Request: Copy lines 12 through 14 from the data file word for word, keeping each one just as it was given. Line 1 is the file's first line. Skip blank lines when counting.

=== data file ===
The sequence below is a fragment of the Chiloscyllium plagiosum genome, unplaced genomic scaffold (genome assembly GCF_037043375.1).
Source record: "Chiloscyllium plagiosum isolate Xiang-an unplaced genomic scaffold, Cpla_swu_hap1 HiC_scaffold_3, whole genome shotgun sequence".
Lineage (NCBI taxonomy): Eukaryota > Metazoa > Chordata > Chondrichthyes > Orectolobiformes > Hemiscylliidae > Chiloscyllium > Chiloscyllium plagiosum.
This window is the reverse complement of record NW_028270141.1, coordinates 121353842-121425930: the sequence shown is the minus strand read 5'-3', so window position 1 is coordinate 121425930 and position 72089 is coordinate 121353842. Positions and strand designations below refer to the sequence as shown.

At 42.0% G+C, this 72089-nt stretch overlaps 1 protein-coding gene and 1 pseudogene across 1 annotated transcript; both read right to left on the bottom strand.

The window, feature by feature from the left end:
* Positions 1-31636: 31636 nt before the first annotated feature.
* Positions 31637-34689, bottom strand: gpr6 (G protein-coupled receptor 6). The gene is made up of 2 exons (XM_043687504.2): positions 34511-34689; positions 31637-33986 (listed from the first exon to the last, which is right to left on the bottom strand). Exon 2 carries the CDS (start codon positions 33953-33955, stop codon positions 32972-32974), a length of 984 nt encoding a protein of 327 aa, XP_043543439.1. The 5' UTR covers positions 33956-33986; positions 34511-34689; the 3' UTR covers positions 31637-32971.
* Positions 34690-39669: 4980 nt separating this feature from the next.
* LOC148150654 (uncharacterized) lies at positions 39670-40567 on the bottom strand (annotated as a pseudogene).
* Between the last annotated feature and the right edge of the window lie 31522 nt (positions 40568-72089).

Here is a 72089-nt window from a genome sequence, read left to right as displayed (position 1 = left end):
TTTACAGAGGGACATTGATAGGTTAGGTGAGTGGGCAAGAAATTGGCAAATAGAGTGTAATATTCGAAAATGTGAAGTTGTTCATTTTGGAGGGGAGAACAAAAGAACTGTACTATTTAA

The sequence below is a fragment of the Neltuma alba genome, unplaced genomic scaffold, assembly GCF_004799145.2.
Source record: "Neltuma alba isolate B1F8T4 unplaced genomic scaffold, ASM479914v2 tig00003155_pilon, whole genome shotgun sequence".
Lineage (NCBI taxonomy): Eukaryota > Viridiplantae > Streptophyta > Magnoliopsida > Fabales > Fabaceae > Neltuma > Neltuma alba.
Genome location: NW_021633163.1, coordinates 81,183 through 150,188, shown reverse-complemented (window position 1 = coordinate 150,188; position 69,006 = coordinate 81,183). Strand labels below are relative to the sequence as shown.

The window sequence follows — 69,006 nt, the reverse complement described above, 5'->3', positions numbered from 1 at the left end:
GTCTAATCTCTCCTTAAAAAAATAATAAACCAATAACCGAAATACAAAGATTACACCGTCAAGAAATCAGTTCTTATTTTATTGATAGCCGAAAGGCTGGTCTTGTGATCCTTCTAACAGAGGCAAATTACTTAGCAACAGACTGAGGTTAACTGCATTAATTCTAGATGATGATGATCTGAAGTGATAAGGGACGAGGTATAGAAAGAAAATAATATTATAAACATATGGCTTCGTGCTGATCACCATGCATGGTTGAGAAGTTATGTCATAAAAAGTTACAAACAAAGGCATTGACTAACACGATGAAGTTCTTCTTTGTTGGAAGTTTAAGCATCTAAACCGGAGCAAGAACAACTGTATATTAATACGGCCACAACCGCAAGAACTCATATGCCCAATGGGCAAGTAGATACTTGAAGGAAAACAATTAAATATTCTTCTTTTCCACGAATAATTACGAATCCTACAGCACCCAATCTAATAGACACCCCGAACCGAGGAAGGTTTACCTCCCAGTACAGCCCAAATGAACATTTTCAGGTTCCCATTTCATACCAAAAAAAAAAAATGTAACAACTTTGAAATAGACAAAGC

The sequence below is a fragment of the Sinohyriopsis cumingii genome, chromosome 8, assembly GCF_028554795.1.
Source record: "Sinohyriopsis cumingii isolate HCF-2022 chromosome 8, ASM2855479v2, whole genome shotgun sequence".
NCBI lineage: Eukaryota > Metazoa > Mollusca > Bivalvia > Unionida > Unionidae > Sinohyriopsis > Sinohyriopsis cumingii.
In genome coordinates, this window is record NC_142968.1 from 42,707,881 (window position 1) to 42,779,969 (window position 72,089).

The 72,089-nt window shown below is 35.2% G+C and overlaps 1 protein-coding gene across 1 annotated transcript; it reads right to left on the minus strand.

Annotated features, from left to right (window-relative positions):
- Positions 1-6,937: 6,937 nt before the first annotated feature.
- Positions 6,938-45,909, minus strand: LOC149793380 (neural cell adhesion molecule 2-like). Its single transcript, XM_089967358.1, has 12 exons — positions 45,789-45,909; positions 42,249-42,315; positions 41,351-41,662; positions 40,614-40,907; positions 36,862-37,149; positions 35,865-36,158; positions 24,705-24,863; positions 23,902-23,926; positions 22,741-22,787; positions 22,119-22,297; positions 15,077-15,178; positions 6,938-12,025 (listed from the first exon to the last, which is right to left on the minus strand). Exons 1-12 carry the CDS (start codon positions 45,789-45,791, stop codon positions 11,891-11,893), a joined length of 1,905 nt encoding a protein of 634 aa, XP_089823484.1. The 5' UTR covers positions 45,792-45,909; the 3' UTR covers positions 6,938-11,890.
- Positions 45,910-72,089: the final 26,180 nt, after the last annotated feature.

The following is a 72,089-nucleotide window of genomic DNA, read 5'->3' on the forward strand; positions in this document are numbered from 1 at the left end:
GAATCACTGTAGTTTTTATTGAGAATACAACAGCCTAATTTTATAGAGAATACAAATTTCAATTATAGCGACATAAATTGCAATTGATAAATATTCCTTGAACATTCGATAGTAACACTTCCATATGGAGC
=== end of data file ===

Here is a 72089-nt window from a genome sequence, read left to right as displayed (position 1 = left end):
TTTACAGAGGGACATTGATAGGTTAGGTGAGTGGGCAAGAAATTGGCAAATAGAGTGTAATATTCGAAAATGTGAAGTTGTTCATTTTGGAGGGGAGAACAAAAGAACTGTACTATTTAA

The sequence below is a fragment of the Neltuma alba genome, unplaced genomic scaffold, assembly GCF_004799145.2.